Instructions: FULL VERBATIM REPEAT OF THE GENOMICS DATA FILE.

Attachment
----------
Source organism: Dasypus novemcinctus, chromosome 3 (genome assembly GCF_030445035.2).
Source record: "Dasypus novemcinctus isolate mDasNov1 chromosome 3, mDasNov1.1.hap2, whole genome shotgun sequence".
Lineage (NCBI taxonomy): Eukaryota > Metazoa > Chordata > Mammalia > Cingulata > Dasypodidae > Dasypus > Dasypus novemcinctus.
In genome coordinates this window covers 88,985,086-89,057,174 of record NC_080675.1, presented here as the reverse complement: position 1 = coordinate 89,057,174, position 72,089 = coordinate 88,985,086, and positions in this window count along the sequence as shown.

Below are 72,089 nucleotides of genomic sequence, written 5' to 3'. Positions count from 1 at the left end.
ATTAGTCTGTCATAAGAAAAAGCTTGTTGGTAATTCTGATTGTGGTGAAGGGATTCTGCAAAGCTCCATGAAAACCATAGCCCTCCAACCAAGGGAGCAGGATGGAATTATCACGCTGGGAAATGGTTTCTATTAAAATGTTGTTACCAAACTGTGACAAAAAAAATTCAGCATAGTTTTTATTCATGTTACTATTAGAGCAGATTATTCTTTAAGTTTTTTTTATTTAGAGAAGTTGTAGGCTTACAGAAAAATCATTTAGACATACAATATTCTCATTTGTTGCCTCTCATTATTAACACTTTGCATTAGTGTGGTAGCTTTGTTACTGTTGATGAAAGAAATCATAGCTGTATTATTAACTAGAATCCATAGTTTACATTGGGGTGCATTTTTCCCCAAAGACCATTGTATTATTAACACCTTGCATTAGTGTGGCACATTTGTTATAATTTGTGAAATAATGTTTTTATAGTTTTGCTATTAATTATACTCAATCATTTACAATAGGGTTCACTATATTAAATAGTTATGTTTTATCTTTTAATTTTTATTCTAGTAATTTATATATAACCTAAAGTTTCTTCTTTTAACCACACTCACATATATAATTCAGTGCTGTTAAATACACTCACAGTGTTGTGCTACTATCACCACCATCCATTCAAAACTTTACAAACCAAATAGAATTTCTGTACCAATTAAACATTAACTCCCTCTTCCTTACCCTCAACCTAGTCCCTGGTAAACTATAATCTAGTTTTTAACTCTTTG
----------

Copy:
Source organism: Dasypus novemcinctus, chromosome 3 (genome assembly GCF_030445035.2).
Source record: "Dasypus novemcinctus isolate mDasNov1 chromosome 3, mDasNov1.1.hap2, whole genome shotgun sequence".
Lineage (NCBI taxonomy): Eukaryota > Metazoa > Chordata > Mammalia > Cingulata > Dasypodidae > Dasypus > Dasypus novemcinctus.
In genome coordinates this window covers 88,985,086-89,057,174 of record NC_080675.1, presented here as the reverse complement: position 1 = coordinate 89,057,174, position 72,089 = coordinate 88,985,086, and positions in this window count along the sequence as shown.

Below are 72,089 nucleotides of genomic sequence, written 5' to 3'. Positions count from 1 at the left end.
ATTAGTCTGTCATAAGAAAAAGCTTGTTGGTAATTCTGATTGTGGTGAAGGGATTCTGCAAAGCTCCATGAAAACCATAGCCCTCCAACCAAGGGAGCAGGATGGAATTATCACGCTGGGAAATGGTTTCTATTAAAATGTTGTTACCAAACTGTGACAAAAAAAATTCAGCATAGTTTTTATTCATGTTACTATTAGAGCAGATTATTCTTTAAGTTTTTTTTATTTAGAGAAGTTGTAGGCTTACAGAAAAATCATTTAGACATACAATATTCTCATTTGTTGCCTCTCATTATTAACACTTTGCATTAGTGTGGTAGCTTTGTTACTGTTGATGAAAGAAATCATAGCTGTATTATTAACTAGAATCCATAGTTTACATTGGGGTGCATTTTTCCCCAAAGACCATTGTATTATTAACACCTTGCATTAGTGTGGCACATTTGTTATAATTTGTGAAATAATGTTTTTATAGTTTTGCTATTAATTATACTCAATCATTTACAATAGGGTTCACTATATTAAATAGTTATGTTTTATCTTTTAATTTTTATTCTAGTAATTTATATATAACCTAAAGTTTCTTCTTTTAACCACACTCACATATATAATTCAGTGCTGTTAAATACACTCACAGTGTTGTGCTACTATCACCACCATCCATTCAAAACTTTACAAACCAAATAGAATTTCTGTACCAATTAAACATTAACTCCCTCTTCCTTACCCTCAACCTAGTCCCTGGTAAACTATAATCTAGTTTTTAACTCTTTG